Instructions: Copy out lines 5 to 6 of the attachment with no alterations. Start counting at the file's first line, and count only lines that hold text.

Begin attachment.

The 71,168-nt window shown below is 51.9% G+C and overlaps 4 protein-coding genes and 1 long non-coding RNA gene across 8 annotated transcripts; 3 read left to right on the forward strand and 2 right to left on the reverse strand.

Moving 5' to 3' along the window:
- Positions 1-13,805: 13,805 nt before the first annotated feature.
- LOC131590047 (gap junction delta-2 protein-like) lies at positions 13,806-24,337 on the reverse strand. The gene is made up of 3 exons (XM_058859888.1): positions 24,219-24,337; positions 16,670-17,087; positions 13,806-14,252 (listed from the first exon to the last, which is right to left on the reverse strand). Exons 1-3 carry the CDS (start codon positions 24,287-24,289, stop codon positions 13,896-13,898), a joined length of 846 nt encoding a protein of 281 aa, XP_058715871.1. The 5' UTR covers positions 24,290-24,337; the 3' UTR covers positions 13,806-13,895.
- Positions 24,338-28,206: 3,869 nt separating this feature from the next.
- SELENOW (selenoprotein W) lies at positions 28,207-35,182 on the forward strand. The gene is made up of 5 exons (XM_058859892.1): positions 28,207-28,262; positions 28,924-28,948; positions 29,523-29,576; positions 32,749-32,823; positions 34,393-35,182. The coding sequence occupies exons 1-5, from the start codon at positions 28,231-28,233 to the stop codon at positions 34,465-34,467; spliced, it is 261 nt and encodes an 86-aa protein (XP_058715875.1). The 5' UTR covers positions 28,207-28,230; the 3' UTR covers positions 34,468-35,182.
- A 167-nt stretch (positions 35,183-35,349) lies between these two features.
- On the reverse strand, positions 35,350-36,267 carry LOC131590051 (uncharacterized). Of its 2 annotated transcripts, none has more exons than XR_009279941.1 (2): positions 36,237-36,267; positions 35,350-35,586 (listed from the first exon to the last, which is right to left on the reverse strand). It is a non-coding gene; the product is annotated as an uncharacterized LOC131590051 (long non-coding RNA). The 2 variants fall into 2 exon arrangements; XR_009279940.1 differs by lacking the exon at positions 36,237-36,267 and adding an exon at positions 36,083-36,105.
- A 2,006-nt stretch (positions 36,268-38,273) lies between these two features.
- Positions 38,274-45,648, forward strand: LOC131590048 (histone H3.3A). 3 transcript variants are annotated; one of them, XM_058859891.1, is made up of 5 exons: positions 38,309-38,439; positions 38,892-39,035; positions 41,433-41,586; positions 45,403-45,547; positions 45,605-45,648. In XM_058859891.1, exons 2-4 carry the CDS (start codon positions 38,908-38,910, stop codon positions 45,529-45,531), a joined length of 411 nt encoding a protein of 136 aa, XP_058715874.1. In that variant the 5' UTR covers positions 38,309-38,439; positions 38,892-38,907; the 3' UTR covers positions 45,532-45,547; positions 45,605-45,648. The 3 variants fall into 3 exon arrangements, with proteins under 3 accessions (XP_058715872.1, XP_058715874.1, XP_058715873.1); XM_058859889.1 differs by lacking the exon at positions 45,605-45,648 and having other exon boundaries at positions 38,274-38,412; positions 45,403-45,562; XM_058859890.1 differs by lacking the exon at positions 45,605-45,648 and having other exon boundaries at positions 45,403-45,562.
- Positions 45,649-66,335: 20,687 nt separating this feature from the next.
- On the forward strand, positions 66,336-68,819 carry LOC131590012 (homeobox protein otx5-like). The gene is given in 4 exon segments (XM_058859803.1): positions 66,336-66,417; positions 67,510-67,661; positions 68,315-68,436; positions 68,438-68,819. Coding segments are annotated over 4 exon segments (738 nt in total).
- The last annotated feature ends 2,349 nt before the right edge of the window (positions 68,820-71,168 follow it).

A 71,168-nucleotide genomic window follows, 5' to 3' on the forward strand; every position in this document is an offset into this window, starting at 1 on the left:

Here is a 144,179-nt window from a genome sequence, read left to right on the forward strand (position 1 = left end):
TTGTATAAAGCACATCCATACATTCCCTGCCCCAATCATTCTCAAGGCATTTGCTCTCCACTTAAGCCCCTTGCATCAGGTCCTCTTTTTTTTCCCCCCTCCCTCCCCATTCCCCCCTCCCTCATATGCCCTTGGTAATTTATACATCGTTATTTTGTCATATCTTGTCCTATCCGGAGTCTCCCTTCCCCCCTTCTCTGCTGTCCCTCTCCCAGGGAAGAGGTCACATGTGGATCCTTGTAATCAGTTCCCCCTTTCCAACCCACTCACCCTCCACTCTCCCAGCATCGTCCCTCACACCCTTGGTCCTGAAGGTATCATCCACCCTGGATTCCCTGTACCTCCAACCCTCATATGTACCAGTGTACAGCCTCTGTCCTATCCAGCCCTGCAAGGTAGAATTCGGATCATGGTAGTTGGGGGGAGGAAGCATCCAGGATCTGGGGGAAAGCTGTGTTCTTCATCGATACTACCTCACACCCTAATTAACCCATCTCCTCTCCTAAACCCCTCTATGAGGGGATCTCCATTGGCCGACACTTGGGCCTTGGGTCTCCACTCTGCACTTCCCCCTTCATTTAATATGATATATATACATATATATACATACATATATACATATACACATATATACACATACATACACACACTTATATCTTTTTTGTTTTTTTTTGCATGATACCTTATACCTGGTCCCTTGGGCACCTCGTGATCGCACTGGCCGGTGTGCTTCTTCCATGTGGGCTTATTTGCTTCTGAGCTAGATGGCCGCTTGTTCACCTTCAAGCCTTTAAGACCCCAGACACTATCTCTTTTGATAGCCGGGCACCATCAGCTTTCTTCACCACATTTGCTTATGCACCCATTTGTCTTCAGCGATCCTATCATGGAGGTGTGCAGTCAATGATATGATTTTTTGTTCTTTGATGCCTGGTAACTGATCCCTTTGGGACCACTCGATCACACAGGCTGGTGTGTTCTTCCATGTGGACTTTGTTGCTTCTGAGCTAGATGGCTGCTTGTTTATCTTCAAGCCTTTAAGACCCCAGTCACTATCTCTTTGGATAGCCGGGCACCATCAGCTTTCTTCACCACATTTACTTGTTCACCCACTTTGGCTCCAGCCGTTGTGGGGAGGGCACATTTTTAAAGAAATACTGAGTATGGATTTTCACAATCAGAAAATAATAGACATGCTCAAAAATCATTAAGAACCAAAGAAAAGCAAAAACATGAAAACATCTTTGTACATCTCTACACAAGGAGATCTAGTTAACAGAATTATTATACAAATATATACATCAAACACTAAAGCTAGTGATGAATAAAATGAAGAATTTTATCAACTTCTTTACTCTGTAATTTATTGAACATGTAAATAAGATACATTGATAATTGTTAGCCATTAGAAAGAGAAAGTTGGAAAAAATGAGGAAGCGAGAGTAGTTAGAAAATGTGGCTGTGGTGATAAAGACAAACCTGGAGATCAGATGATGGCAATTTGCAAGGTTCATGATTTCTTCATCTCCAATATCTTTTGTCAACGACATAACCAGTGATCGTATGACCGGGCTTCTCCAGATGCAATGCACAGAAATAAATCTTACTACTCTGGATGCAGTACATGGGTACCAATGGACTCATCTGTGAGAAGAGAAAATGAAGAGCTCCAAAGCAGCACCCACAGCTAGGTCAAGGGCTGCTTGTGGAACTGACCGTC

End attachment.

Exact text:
- Positions 24,338-28,206: 3,869 nt separating this feature from the next.
- SELENOW (selenoprotein W) lies at positions 28,207-35,182 on the forward strand. The gene is made up of 5 exons (XM_058859892.1): positions 28,207-28,262; positions 28,924-28,948; positions 29,523-29,576; positions 32,749-32,823; positions 34,393-35,182. The coding sequence occupies exons 1-5, from the start codon at positions 28,231-28,233 to the stop codon at positions 34,465-34,467; spliced, it is 261 nt and encodes an 86-aa protein (XP_058715875.1). The 5' UTR covers positions 28,207-28,230; the 3' UTR covers positions 34,468-35,182.